They’ve gone up against big-name companies while advocating for plaintiffs ranging from grieving family members to shareholders and consumers in some of the biggest and most well-known cases of the past year.
Travelers Property Casualty Co. and American Capital Ltd. are squaring off in the Fourth Circuit after a lower court ruled the insurer must pay $87 million to defend against tainted blood thinner lawsuits, with Travelers arguing the whole episode was never covered and American Capital seeking bad faith damages.
The last week has seen a commercial fraud claim against asset manager Shire Warwick Lewis, Italian insurers sue a shipper, and Denmark's tax authority take action against ED&F Man Capital Markets and more than five dozen other firms. Here, Law360 looks at those and other new claims in the U.K.
Five firms will guide initial public offerings projected to surpass $3.9 billion during the week of May 7, led by Axa Equitable Holdings Inc., the U.S. division of French insurance and asset management firm Axa SA, which could price the biggest U.S. IPO since 2014.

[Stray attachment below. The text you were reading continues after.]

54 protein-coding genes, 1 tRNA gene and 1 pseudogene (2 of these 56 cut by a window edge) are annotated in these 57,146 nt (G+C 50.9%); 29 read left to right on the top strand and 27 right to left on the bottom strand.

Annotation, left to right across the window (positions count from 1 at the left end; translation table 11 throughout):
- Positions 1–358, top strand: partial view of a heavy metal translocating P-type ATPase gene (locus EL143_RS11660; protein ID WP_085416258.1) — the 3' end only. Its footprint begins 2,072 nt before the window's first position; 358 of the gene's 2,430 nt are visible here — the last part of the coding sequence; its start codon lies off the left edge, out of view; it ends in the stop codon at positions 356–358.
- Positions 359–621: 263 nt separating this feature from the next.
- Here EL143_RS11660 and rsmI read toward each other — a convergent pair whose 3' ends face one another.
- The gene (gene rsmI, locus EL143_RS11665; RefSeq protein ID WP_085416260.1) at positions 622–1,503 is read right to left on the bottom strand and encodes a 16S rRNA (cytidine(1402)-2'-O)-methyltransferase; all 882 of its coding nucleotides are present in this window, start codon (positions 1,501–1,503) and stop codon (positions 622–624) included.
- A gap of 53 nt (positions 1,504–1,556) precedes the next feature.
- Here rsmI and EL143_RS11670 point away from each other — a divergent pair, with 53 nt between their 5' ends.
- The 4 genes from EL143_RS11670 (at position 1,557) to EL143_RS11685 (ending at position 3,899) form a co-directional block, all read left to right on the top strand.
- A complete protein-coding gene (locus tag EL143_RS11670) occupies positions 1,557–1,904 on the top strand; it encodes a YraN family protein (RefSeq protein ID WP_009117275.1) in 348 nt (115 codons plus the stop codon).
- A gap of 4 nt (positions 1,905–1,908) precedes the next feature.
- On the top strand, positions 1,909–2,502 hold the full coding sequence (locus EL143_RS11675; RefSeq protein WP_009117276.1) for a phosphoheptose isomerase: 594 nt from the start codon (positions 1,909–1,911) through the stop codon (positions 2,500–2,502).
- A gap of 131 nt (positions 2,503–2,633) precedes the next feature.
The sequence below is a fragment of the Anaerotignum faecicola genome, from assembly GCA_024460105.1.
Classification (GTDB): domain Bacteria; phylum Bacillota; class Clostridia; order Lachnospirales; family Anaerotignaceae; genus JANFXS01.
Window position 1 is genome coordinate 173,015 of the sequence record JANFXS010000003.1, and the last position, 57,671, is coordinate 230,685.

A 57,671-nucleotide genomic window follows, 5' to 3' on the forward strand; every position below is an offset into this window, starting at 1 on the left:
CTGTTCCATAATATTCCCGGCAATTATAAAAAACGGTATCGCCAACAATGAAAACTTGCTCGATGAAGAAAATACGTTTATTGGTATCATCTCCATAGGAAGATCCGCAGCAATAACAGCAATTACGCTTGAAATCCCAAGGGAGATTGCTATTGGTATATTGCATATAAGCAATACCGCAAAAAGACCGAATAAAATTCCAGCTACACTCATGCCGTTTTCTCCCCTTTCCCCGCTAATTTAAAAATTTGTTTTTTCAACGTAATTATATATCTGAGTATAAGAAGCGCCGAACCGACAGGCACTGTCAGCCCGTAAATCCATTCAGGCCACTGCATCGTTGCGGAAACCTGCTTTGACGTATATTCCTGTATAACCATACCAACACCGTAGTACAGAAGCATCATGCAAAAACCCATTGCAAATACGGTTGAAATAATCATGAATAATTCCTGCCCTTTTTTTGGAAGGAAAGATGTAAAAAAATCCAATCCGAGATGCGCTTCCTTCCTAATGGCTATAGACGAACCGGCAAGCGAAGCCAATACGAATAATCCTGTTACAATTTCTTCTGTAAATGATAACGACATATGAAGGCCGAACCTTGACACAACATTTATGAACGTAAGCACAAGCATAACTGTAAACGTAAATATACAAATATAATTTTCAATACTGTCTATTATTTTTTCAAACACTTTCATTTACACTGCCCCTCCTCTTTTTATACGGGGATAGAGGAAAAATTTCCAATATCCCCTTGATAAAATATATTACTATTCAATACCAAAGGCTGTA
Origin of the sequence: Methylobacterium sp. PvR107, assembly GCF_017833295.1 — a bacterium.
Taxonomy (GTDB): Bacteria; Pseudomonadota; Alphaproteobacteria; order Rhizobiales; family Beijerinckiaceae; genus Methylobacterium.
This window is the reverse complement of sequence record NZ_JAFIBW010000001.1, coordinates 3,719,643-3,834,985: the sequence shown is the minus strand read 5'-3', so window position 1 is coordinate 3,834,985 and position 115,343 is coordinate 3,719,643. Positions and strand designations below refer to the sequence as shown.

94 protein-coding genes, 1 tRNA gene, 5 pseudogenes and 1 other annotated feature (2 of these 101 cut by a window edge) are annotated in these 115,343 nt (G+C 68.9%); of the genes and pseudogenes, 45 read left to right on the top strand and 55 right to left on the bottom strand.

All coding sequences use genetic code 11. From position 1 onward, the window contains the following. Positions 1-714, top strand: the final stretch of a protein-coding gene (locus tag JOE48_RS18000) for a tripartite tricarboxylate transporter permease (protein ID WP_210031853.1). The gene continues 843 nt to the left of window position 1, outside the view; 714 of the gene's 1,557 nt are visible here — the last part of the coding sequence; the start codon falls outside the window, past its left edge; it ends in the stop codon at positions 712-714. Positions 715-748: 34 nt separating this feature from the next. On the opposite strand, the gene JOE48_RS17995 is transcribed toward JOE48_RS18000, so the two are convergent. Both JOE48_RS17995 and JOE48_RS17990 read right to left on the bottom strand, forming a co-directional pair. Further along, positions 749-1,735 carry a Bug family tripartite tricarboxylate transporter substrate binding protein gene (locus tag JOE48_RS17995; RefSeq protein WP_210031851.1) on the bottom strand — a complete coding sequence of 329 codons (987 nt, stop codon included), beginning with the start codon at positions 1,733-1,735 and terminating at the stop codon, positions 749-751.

In his first year on the U.S. Supreme Court, Justice Neil Gorsuch has proven to be a narrow-minded elitist who consistently votes in favor of corporations and the powerful, acting to roll back protections for workers, consumers, LGBTQ individuals and other marginalized communities, says Elliot Mincberg of People for the American Way.
Many Texas contractors offer to handle insurance claims for their homeowner customers, but the Texas Supreme Court is currently considering whether to hear an appeal of a case that could deem such actions illegal, rendering their contracts void and unenforceable, says Brett Wallingford of Zelle LLP.
A New York federal court recently granted a conditional certification of the Fair Labor Standards Act collective action claims in Julian v. Metropolitan Life Insurance. The case is being litigated hard and well by experienced FLSA counsel on both sides. As such, it is a useful vehicle to analyze cases of this nature and some of the issues that arise, says Frederick Warren of FordHarrison LLP.